4.3. The Influence of Distance between Basket and Bridge Pier on Pier Scour Reduction

According to the previous discussion, the best protection conditions—porosity e = 0.5 and hole size d = 4 mm—were selected for further examination. The cases of group B, in Table 2, were used to discuss how the distance of the SPB from the pier would affect the pier scour. Dimensionless values of L/b versus the maximum scour depth ahead of the pier (ds/b) and the protective effect P were plotted in Figure 10a. This indicated that the maximum scour depth in front of the pier reached its minimum at L/b = 1, which was the best location for pier protection. At this distance, the SPB was able to effectively protect the pier against scouring due to the fact that the flow behind the SPB weakened the down-flow and horseshoe vortex of the pier. Installing the SPB directly in front of the pier did not yield the best results; the SPB must be placed at a certain distance to optimize the result. The maximum scour depth increased as the SPB was moved further away from the pier beyond the point L/b = 1, as seen in Figure 10a. The best pier protection occurred under the condition of L/b = 0.5~2, in which P was over 60%. Contrarily, if the SPB was set directly in front of the pier, P decreased to 49%. When L/b was over 2, P gradually reduced as L/b increased. Even if L/b reached 7, P remained as a high percentage (35%). From the results of scour around the pier (Figure 10b), the maximum scour depth developed at the side of the pier for L/b < 3.5 and developed at the front for all other cases.

4.4. The Influence of Height of SPB on Pier Scour Reduction

The flow can pass through the top of the basket without any obstructions when the basket is completely inundated by water, as shown in Figure 3. At this moment, the upper layer flow will directly impede the bridge pier without interference from SPB. According to the cases of group C, in Table 2, the influence of high SPB on pier scour reduction is discussed in this section. Figure 11a shows that the protective effect gradually increased as the height increased in the cases where the SPB was completely inundated by the flow. In this condition, P was able to reach 35.44% when Bl/H = 0.5 and reached up to 41.26% when Bl/H = 1. However, when the top of the basket protruded from the water surface, the value of P continued to increase up to 75.53% when Bl/H = 1.3. This is due to the fact that when Bl/H = 1, the rising flow caused by the main horizontal flow, colliding with the SPB, reached the highest point of the SPB, resulting in a flow with fast velocity near the water surface. When Bl/H = 1.3, the rising flow could no longer reach the basket; thus, the results were the same as the other cases when Bl/H = 1.3. From the results of scour around the pier (Figure 11b), the protective effect in front of the pier increased minorly when Bl/H increased from 0 to 1. This is because the approach flow through the immersed SPB was not fully obstructed. When Bl/H > 1, the protective effect increased significantly due to the complete obstruction on the approach flow by the SPB.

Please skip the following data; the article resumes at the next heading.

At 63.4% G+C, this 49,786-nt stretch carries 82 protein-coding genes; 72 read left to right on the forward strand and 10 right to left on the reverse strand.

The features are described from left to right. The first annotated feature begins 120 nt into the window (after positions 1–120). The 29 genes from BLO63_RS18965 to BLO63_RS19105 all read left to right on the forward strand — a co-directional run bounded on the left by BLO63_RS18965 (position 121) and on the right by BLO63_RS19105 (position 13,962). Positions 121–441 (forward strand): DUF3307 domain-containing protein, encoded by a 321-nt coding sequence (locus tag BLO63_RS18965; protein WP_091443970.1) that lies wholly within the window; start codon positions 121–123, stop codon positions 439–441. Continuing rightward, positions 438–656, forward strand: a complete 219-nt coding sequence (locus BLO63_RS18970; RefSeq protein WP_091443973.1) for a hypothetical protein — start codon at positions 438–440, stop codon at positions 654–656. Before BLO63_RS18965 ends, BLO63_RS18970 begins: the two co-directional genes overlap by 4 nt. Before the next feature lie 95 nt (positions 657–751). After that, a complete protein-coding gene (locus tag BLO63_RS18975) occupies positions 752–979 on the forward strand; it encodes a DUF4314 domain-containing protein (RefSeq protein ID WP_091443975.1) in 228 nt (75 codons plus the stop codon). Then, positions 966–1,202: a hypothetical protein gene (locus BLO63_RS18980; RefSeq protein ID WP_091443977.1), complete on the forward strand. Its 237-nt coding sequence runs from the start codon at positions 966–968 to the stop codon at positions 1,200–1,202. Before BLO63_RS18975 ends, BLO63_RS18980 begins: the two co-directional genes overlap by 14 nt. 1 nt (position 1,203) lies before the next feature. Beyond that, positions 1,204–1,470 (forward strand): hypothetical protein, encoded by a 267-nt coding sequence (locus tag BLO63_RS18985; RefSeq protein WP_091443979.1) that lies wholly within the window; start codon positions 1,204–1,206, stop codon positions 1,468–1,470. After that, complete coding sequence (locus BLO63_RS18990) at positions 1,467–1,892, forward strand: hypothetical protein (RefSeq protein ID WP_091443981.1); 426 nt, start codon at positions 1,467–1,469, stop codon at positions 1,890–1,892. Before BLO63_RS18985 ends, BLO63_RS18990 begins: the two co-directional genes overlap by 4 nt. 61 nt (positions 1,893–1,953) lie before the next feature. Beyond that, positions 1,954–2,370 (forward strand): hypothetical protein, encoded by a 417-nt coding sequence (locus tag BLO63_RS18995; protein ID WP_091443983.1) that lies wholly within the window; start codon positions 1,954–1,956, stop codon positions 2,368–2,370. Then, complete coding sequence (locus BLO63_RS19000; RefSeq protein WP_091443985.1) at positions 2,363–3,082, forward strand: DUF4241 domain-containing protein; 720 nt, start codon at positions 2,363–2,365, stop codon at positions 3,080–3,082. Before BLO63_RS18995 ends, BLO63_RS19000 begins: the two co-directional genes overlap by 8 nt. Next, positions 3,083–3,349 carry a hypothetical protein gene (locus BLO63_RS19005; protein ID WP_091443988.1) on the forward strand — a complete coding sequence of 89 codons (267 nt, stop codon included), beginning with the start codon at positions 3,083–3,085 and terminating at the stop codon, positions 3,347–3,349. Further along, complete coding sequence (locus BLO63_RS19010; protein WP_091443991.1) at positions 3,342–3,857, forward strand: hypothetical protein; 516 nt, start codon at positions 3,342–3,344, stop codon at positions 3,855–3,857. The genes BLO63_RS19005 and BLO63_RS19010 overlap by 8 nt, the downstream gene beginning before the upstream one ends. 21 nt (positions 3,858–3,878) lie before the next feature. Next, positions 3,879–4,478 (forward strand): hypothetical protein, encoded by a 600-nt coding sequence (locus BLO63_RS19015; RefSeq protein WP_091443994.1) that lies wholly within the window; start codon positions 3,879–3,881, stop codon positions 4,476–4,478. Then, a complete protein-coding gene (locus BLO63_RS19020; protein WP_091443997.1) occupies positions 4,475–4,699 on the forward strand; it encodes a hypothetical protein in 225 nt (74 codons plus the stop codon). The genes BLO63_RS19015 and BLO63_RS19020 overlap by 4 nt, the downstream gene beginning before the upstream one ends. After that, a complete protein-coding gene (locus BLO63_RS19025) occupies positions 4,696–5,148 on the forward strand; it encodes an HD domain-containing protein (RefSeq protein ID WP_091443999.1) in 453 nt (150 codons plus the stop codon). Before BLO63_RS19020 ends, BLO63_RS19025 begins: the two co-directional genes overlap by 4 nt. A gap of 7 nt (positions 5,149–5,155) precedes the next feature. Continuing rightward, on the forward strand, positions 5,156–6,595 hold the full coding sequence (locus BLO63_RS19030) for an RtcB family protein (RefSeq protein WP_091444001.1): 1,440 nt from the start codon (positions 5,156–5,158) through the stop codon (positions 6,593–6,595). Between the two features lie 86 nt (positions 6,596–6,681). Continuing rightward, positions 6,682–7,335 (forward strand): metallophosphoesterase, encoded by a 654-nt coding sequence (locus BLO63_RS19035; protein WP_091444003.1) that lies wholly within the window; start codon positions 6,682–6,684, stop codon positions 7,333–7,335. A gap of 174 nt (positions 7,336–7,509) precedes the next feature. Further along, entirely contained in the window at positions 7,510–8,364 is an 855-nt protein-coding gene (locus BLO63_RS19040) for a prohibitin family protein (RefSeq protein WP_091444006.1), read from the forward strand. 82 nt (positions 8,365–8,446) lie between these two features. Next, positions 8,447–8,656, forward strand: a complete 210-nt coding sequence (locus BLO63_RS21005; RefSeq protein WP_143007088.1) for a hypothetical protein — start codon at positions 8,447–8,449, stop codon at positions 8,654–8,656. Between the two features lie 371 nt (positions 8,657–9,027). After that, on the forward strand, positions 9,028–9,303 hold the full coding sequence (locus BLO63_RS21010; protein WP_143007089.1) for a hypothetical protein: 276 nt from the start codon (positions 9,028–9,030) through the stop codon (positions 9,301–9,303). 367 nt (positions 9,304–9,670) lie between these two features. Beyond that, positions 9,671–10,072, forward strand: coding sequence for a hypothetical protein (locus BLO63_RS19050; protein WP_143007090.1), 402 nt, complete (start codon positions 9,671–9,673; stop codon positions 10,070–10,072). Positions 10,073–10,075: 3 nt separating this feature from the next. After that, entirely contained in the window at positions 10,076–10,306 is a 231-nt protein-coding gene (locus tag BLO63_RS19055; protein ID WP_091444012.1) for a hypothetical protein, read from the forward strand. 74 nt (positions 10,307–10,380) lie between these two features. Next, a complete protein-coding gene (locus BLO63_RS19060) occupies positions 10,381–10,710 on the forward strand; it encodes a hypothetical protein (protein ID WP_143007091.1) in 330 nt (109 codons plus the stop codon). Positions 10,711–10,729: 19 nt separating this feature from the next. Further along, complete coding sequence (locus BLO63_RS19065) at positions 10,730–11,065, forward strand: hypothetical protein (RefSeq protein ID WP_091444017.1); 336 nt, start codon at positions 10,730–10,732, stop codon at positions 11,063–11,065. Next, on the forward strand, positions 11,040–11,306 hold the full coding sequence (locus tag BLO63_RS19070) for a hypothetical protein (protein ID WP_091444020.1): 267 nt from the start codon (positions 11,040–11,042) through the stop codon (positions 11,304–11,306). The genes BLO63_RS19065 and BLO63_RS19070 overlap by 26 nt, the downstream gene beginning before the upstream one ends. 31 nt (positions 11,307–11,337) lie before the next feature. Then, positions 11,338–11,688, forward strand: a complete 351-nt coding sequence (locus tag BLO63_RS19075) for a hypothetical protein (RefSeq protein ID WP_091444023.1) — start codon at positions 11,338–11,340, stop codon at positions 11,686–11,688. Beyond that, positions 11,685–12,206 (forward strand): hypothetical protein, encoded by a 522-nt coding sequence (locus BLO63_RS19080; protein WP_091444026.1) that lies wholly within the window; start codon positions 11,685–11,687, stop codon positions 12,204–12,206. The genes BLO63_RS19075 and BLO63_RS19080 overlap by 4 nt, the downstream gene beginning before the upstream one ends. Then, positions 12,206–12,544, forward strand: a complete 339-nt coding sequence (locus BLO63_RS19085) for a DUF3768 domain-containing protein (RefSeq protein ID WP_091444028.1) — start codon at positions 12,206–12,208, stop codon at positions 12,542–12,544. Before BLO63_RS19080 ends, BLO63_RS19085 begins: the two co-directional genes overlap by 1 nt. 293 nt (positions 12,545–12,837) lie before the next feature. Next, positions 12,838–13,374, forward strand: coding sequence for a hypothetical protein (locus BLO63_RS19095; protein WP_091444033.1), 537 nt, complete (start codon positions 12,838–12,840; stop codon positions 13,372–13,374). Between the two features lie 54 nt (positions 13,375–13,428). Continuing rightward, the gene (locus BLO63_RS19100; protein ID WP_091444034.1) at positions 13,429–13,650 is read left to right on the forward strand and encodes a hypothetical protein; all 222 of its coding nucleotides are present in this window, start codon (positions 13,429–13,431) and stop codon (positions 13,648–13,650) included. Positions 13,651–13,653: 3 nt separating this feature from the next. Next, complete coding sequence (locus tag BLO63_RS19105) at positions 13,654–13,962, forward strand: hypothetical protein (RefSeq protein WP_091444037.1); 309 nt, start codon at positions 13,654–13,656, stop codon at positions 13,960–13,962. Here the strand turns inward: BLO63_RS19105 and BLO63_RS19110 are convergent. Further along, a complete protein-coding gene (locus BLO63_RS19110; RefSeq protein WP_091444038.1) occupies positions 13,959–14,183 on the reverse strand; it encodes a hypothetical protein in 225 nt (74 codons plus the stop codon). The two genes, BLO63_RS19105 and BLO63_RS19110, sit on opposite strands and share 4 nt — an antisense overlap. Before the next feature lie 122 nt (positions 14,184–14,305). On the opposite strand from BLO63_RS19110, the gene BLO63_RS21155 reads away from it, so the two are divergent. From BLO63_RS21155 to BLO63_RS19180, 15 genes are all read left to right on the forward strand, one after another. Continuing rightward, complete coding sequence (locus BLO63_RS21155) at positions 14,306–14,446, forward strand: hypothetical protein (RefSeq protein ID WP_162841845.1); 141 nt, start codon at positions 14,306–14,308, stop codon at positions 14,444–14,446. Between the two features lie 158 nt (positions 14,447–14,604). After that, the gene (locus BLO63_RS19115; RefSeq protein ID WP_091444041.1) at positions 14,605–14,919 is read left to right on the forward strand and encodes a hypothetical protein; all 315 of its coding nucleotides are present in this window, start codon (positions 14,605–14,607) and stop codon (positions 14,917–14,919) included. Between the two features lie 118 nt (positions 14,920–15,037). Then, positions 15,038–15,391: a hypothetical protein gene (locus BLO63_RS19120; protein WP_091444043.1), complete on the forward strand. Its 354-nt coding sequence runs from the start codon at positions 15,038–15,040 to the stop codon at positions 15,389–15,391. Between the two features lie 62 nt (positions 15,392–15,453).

4.5. The Influence of Diameter of SPB on Pier Scour Reduction

To investigate the detailed effects of the basket diameter on the pier protection using the cases of group D in Table 2, the SPB under θ = 0°, L/b = 1, Bl/H = 1.3, and e = 0.5 are discussed herein. The basket diameter had four values, 14, 21, 34, and 80 mm, with shading rates D/b = 17.5%, 26.3%, 42.5%, and 100%. Figure 12 shows that when the shading rate increased, the maximum pier scour depth kept increasing accordingly, demonstrating an obvious linear relationship when D/b > 26.5%. At the smallest shading rate (D/b = 17.5%), although the shading rate was small in this condition, the center velocity of the pier was weakened by the basket. Therefore, a satisfying protective effect, 29.4%, was obtained. This result showed that scouring reduced if the flow at the center of the pier could be weakened.

4.6. The Influence of Attack Angle ( θ ) on Pier Scour Reduction

When there is an angle between the direction of the flow and the centerline from the pier to the basket, as shown in Figure 3 (upper part), the partial flow directly attacks the pier. With an increasing attack angle, the pier faces a larger force from the flow which leads to greater scouring. This is to say, the SPB cannot produce a sheltering effect to protect the pier at an increased attack angle. It was found, according to the cases of group E in Table 2, that the protection showed no effect on pier scour if the attack angle was over 30°. The protective effect of P quickly dropped from 75.53% to 12.8% when θ changed from 0 to 30 degrees. The maximum scour depth at θ = 45° was larger than the pure pier scour depth. This clearly demonstrates that the SPB must be set at θ = 0°.

4.7. Discussions